The newly released Online Publishing Service Rules, due to its multiple amendments to the previous Internet Publishing Interim Rules which has been implemented for almost 14 years, has caused widespread concern of China’s regulation on the online publishing.  This article, by comparing and analyzing the differences and similarities between these two Rules mainly in regulating foreign investment models and defining certain core concepts, aims to reveal what has been “changed” and “unchanged” for the regulatory environment following the entry into force of the Online Publishing Service Rules, especially in terms of those FIEs or foreign entities who intend to provide online publishing services to Chinese domestic customers.

What has been “changed” and “unchanged” for the regulation on foreign investment models?

1. The regulation on the “FDI Model” and the “Offshore Model” has not been changed.

On February 4, 2016, the Online Publishing Service Administration Rules (OPS Rules) was co-released by the State Administration of Press, Publication, Radio, Film and Television (SAPPRFT) and the Ministry of Industry and Information Technology.  The OPS Rules will take effect as of March 10, 2016, and officially replace the Internet Publishing Administration Interim Rules (Interim Rules), which was promulgated back in 2002 and has been in effect for nearly 14 years.

Upon its release, the OPS Rules instantly received much attention both at home and abroad because of its expressly prohibition on foreign investments in online publishing sector.[1] The OPS Rules makes it clear that, “Sino-foreign equity joint ventures, Sino-foreign cooperative ventures and foreign-invested entities” within China are all banned from providing online publishing services. [2] In another word, the law disallows the model under which foreign enterprises directly invest in the Chinese online publishing sector (FDI Model).  But in fact, what the OPS Rules has done in this respect is merely reiterating and confirming such a prohibition that has been provided under Chinese law for quite a time[3], rather than newly setting forth a prohibition on the foreign investments in online publishing.  Because such a prohibition was not explicitly provided by the Interim Rules, there is misunderstanding that China is publishing a “new rule” to prohibit foreign enterprises from investing in the online publishing sector.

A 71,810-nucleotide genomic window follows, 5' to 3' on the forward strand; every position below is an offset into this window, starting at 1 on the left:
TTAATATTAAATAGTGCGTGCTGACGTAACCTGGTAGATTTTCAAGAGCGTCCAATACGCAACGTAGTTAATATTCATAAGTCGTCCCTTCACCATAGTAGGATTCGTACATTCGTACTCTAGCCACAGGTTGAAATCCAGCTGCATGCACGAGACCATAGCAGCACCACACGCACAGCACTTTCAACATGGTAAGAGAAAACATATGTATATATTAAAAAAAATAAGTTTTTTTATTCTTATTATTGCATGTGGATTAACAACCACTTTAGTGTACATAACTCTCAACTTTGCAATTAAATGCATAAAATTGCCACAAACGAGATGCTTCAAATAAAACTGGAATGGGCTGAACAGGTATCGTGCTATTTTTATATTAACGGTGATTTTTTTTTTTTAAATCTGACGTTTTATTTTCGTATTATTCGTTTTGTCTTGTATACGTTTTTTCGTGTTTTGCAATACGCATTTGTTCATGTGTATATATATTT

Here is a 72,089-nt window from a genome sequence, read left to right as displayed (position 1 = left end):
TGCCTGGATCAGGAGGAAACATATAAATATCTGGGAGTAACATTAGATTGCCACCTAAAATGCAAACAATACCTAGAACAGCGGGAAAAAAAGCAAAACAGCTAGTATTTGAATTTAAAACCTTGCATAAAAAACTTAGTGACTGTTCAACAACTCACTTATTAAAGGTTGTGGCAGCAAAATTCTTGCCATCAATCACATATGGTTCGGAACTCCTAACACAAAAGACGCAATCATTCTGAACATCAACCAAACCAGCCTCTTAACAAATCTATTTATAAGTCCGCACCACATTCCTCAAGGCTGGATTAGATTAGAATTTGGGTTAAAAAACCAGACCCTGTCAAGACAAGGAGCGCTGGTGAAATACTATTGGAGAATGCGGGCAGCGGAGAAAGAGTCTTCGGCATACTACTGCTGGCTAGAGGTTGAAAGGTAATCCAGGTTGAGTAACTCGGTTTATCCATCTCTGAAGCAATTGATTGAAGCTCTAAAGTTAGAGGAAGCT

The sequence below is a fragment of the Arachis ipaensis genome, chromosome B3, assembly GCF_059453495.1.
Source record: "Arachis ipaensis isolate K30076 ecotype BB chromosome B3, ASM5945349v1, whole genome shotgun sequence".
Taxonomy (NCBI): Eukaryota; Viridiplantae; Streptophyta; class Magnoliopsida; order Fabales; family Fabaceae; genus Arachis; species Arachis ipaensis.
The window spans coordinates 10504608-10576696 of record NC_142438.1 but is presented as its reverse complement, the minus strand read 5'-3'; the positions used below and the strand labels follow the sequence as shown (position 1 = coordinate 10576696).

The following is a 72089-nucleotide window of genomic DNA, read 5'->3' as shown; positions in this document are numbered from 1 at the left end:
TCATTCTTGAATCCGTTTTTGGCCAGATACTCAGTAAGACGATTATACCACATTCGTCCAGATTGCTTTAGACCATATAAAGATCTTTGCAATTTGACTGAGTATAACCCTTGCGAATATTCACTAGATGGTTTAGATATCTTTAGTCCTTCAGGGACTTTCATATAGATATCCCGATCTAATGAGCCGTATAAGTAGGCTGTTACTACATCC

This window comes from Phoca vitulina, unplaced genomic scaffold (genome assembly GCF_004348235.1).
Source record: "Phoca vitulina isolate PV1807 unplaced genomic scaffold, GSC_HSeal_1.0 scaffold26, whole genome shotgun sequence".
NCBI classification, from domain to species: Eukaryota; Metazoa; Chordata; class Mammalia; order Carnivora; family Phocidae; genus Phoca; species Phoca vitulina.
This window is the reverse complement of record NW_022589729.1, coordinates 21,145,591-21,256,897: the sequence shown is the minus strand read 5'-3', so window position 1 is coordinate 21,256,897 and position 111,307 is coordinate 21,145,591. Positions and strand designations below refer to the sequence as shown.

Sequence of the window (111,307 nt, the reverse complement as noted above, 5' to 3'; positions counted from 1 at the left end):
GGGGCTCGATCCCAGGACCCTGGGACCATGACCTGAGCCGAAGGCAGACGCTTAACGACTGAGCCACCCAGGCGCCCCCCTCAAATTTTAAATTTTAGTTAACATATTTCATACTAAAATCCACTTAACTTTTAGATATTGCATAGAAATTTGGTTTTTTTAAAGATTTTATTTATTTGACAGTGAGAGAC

Meanwhile, the OPS Rules uses the same language with the Interim Rules[4] to provide its applicable scope, namely, the OPS Rules applies to “online publishing services provided within the territory of the People’s Republic of China”[5].  As we understand, no matter it is to engage in the “Internet publishing” under the Interim Rules or the “online publishing service” under the OPS Rules, one must rely on certain physical infrastructures, such as servers or content storage devices.  If an entity provides online publishing services entirely based on such infrastructures located outside of China (Offshore Model), and customers located within China can enjoy such services on a “cross-border” basis, then the entity should have a good reason to argue that it is not providing such services “within the territory of the People’s Republic of China”, and thus it should not be subject to the OPS Rules.  We believe it is rational for the OPS Rules to limit its applicable scope within the PRC territory, since there are numerous websites outside of China through which online publishing services are provided, and it is impossible for Chinese competent authorities either to require that all such websites should come to China and apply for a Chinese license, or to completely ban Chinese customers from visiting such websites.

Therefore, when compared with the Interim Rules, the regulatory effects of the OPS Rules have no substantive changes for those foreign enterprises who intend to invest in the Chinese online publishing sector under the “FDI Model”, as well as those foreign entities who want to provide cross-border online publishing services to Chinese domestic customers under the “Offshore Model”.

2. Clear changes have been seen for the regulation on the “VIE Model” and the “Contracting Partner Model”

As for online publishing services, the OPS Rules has maintained the licensing system established by the Interim Rules for the Internet publishing[6], and has stipulated the Online Publishing Service Permit (OPSP) which will replace the current Internet Publishing Permit once it officially takes effect.[7] Prior to the promulgation of the OPS Rules, since foreign investments were forbidden in online publishing sector, it has been seen that foreign enterprises manage to control a purely domestic entity holding OPSP in China through VIE structure (VIE Model), or find such a domestic entity and cooperate with it (Contracting Partner Model), so that they could provide online publishing services to Chinese customers through a commercial presence within China (rather than by adopting the Offshore Model).